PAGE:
Maldives continues to be an all-Islamic nation following the Sunni sect, and is modern and moderate in comparison. For an Islamic nation, Maldives only recently introduced the death penalty, after being the only nation to abhor it for over 60 years at a stretch. That the reintroduction of the death penalty was also caused by changes in lifestyle over the past decades cannot be overlooked, though human rights organisations the world over are opposed to the same. Both in a way are a product of the inevitability of changes that the world has been going through – and from which Maldives cannot insulate itself entirely, even in terms of culture and civilisation.

Restoration with ASI Help

The unearthing of idols of Hindu gods in Maldives proved Indian linkages. Independent of it, the Archaeological Survey of India (ASI) has been involved in the restoration of ancient Maldivian mosques that badly needed repair. Brought in through an arrangement between the two governments, the ASI is engaged in repair and renovation work with minimum changes to the original, both in terms of the structure and material used.

The idea is to restore those mosques to the pristine glory from the era to which they belonged. Needless to say, the ASI projects are being funded by the Government of India, as with many other projects in other areas and sectors in Maldives. Independent of archaeological finds and the ASI involvement, the two governments should encourage students from Maldives interested in the study of archaeology to take up courses in India.

This should be particularly so in the study of maritime/naval archaeology, which is still a developing area in India itself. Yet, given the past linkages, for Maldivian students to study archaeology in India would help both nations to understand their collective – not common – past better than if they were to go to non-regional nations for such studies.

Wholesome Coverage

If viewing of Indian TV channels is high in Maldives, can learning from India be far away? Lately, students from Maldives have been enrolling in media schools, particularly in south India, for undergoing courses in news writing and production, script writing, and serial making and film editing, etc. The Government of India is also known to have organised workshops for Maldivian journalists in India, and for them to visit different cities and television studious across the country for exposure and skill-improvement. It may be time the Indian Government made it an annual programme, and also extend it to include Indian private channels of the visitor’s choice for doing term internships.

It is sad that despite the greater Indian interest in Maldivian affairs, there is little or no media exposure of Maldives in India. At times, important Maldivian visitors and their engagements with the Indian leadership are overlooked, both by the print and electronic media. Concerted efforts and initiatives should be made by the Government of India, as a part of its neighbourhood policy initiative, to encourage regular and wholesome coverage of bilateral relations, issues and concerns. They should cease to be irregular, incomplete and inadequate. The Maldivian Government can help in the matter.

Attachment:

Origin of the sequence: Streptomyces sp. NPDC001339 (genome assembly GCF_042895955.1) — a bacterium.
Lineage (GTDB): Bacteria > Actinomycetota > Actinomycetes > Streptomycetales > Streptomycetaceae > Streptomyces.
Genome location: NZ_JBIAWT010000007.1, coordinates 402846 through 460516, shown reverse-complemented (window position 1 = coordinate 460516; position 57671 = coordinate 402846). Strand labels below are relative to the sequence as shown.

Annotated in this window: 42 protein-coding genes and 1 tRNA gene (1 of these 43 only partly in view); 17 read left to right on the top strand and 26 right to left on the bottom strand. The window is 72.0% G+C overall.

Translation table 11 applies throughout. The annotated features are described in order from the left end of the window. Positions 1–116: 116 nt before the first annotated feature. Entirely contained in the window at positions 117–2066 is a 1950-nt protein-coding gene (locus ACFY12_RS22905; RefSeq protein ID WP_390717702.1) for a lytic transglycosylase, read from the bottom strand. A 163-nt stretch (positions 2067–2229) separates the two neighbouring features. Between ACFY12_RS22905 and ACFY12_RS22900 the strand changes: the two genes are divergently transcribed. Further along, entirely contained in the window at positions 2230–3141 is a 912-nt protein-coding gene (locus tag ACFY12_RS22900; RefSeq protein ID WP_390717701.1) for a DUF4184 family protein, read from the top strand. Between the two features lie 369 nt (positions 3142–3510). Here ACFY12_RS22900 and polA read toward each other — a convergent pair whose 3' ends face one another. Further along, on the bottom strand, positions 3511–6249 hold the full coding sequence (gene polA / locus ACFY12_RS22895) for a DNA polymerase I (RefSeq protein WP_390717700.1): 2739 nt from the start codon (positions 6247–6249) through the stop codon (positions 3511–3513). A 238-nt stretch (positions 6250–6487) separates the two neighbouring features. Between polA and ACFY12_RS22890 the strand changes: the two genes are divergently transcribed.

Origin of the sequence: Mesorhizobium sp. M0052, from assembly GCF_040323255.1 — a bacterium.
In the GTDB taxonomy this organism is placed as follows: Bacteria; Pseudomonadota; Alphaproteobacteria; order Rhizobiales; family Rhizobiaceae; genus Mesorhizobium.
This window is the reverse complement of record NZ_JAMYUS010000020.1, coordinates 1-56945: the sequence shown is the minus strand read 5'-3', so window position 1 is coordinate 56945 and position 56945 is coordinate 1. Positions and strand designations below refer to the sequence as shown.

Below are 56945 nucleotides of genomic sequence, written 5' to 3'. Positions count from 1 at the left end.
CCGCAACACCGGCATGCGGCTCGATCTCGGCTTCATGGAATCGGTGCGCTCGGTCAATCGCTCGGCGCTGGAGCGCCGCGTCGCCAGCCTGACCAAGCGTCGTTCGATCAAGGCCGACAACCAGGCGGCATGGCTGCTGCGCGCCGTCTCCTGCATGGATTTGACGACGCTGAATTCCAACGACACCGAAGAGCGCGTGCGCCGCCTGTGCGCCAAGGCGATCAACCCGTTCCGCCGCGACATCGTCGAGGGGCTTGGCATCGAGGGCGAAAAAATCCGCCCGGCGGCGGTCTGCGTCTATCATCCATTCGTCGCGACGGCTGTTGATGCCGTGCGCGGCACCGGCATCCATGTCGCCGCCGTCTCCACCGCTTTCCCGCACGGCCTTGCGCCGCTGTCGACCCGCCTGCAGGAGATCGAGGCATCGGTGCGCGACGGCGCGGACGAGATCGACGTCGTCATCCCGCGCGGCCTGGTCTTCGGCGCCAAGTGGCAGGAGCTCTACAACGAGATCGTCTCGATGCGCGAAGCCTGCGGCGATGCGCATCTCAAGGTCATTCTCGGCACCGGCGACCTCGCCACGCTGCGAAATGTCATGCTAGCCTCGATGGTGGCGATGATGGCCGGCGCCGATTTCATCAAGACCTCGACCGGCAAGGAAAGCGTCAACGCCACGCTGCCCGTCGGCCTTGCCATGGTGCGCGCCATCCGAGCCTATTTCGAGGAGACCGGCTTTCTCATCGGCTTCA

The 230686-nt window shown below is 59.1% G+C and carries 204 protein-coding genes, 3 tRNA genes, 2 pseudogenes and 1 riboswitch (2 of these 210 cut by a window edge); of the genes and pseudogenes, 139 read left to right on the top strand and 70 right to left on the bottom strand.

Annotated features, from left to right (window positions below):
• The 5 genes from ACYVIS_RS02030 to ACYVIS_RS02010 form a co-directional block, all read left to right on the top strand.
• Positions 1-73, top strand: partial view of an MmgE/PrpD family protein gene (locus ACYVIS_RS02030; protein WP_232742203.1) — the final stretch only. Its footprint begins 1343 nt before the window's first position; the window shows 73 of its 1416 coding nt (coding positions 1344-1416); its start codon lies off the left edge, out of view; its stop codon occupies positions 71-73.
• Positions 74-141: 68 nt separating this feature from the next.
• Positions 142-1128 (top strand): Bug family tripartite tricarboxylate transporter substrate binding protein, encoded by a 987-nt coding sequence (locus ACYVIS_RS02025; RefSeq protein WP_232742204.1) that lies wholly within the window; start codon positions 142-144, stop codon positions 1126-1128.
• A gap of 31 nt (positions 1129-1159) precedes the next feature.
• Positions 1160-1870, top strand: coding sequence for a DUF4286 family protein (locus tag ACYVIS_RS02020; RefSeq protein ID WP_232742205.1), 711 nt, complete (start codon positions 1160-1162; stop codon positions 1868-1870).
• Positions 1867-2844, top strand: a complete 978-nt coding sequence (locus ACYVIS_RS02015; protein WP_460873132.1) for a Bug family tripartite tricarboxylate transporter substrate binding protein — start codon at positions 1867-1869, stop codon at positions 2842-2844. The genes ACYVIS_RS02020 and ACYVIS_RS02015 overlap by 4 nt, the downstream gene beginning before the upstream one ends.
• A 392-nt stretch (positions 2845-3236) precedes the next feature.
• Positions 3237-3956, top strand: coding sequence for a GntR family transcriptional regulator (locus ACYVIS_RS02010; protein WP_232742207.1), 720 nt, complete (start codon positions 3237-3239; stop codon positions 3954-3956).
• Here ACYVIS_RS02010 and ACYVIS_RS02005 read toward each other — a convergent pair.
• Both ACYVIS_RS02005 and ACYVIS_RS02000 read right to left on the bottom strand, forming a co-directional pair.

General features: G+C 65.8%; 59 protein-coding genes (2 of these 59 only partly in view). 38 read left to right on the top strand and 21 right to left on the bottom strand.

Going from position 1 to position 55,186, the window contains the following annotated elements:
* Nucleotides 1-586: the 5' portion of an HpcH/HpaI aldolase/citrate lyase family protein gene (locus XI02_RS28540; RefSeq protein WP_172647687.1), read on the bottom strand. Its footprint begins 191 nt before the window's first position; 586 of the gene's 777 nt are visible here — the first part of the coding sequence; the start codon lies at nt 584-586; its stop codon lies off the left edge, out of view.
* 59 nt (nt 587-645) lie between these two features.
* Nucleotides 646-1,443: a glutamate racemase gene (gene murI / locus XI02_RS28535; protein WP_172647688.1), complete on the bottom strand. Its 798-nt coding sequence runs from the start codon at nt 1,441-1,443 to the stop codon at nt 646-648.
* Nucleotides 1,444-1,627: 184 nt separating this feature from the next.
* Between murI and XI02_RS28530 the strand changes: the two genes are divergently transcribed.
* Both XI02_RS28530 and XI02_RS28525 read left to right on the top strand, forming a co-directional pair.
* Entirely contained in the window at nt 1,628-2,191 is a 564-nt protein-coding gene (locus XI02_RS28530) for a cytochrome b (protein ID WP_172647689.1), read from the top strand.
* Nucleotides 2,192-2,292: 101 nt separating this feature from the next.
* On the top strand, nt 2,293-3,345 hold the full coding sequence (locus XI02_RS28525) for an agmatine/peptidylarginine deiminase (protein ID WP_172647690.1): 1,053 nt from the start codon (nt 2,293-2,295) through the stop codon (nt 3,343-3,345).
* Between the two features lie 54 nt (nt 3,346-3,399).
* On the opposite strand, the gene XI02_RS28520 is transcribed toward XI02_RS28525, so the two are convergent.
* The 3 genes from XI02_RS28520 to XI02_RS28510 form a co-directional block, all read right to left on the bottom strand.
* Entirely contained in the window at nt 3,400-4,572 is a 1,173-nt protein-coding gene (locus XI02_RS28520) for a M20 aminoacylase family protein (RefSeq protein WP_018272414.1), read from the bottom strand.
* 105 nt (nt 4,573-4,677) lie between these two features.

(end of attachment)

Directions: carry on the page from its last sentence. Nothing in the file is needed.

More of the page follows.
The reverse is also true of original Maldivian coverage of events and developments in India. However, they cannot always match the demands of technology or commercial viability. The Government of India should, hence, consider grants and facilitation for the news and television media to connect with Maldives and Maldivians. It can consider underwriting India based news agencies to expand clientele-reach and news coverage to nations like Maldives in the neighbourhood. It could provide free/concessional uplink facility to television stations, both Government-owned and private channels, to transfer spot news and analyses in particular, across the Ocean. In the interim, the Government-owned media on either side could begin by exchanging their inputs for mutual coverage and usage.

The Government of India has built an ‘India Culture Centre’ (ICC) in the Maldivian capital of Male, as in many other global/regional capitals. The Indian High Commission (IHC) in Male has also been known for a long time to host/facilitate Indian celebrities, including film stars, to visit Maldives and host public programmes for the locals. The IHC and the Maldivian Government together also facilitated the visit of former President APJ Abdul Kalam to Maldives not many years ago. Kalam, as is known, was/is as much a cultural ambassador of India and Indians, as he may have been a ‘political envoy’.

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Diplomatist Magazine was launched in October of 1996 as the signature magazine of L.B. Associates (Pvt) Ltd, a contract publishing house based in Noida, a satellite town of New Delhi, India, the National Capital.